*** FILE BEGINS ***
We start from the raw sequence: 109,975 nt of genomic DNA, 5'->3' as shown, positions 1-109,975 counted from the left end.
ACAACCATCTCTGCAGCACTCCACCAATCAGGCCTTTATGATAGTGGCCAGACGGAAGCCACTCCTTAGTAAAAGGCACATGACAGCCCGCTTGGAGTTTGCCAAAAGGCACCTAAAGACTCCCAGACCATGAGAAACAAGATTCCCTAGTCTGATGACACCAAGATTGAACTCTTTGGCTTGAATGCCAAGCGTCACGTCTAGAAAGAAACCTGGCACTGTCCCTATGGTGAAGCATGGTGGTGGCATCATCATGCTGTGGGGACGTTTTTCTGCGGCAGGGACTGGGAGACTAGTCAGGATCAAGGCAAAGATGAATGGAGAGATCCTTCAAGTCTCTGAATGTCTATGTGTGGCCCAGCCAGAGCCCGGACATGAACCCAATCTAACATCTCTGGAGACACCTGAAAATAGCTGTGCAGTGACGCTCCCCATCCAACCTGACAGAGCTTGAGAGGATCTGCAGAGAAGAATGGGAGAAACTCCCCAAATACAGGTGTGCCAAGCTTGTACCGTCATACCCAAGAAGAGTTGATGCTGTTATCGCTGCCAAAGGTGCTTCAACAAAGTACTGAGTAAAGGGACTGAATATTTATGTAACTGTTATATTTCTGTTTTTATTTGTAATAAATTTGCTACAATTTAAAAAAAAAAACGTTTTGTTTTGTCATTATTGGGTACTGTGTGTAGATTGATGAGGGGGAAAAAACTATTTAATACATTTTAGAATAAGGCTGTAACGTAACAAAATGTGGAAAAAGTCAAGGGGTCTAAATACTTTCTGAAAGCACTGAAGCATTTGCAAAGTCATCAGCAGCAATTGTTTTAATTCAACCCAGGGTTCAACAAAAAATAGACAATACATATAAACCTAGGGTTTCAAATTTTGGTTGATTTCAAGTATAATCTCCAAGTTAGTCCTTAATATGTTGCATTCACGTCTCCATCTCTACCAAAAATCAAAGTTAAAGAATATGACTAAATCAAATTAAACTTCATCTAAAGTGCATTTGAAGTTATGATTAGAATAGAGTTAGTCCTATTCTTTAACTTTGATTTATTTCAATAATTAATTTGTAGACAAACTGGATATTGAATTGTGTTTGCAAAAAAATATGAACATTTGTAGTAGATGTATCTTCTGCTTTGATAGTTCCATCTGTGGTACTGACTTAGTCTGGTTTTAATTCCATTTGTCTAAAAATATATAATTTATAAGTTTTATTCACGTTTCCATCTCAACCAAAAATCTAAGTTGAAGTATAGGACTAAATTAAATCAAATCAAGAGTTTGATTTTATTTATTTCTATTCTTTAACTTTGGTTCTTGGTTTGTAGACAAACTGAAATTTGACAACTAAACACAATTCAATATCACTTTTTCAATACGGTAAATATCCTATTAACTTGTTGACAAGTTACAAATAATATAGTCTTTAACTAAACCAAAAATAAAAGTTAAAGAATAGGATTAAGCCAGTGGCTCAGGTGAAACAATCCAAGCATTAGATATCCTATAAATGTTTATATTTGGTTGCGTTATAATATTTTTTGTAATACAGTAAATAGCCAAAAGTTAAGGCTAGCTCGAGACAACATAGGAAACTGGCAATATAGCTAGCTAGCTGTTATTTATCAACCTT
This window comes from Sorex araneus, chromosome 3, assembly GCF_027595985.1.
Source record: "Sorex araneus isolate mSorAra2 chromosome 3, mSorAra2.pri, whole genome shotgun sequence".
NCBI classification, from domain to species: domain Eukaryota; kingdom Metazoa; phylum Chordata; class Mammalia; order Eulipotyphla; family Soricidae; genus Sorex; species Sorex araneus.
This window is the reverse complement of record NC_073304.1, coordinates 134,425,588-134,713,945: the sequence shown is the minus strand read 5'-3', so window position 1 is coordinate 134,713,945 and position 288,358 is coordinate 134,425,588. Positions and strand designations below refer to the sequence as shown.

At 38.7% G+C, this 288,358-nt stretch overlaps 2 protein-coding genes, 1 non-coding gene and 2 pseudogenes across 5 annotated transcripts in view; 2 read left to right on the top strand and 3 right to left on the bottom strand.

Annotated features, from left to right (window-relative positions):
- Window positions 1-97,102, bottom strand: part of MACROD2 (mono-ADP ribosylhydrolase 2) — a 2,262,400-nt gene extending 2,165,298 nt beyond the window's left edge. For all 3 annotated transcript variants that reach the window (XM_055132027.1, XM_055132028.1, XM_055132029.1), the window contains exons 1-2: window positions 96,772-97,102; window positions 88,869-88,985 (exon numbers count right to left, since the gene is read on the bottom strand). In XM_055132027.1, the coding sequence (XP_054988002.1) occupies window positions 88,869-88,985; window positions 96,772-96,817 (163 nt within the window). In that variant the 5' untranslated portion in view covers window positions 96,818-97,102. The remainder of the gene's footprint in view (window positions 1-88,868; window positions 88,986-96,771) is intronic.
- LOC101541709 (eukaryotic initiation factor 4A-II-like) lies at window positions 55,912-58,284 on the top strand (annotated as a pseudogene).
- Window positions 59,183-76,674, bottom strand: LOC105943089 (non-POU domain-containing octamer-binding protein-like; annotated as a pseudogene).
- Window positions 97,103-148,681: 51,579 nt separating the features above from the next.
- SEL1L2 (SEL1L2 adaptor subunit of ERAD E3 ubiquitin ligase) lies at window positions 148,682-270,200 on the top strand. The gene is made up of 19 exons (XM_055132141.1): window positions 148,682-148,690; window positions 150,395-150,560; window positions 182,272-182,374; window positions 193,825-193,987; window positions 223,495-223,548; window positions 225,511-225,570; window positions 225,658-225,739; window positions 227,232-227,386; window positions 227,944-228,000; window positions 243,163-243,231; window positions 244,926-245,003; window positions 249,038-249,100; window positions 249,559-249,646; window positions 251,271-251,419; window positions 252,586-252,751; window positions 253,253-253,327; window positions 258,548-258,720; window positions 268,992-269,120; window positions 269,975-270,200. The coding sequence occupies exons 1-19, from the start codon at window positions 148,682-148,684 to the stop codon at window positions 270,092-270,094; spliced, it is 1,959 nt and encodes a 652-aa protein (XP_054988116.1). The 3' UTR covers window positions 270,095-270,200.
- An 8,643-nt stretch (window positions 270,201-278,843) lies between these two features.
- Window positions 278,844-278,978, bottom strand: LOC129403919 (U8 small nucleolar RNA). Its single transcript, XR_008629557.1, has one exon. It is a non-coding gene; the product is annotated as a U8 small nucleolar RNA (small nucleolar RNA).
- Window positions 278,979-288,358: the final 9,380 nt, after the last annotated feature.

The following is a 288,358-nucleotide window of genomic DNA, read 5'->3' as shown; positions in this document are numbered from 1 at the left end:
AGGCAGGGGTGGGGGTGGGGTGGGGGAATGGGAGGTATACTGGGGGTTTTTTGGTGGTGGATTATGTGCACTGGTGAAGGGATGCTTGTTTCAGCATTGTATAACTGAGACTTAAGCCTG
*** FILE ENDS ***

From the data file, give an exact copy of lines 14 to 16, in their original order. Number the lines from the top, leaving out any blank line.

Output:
- An 8,643-nt stretch (window positions 270,201-278,843) lies between these two features.
- Window positions 278,844-278,978, bottom strand: LOC129403919 (U8 small nucleolar RNA). Its single transcript, XR_008629557.1, has one exon. It is a non-coding gene; the product is annotated as a U8 small nucleolar RNA (small nucleolar RNA).
- Window positions 278,979-288,358: the final 9,380 nt, after the last annotated feature.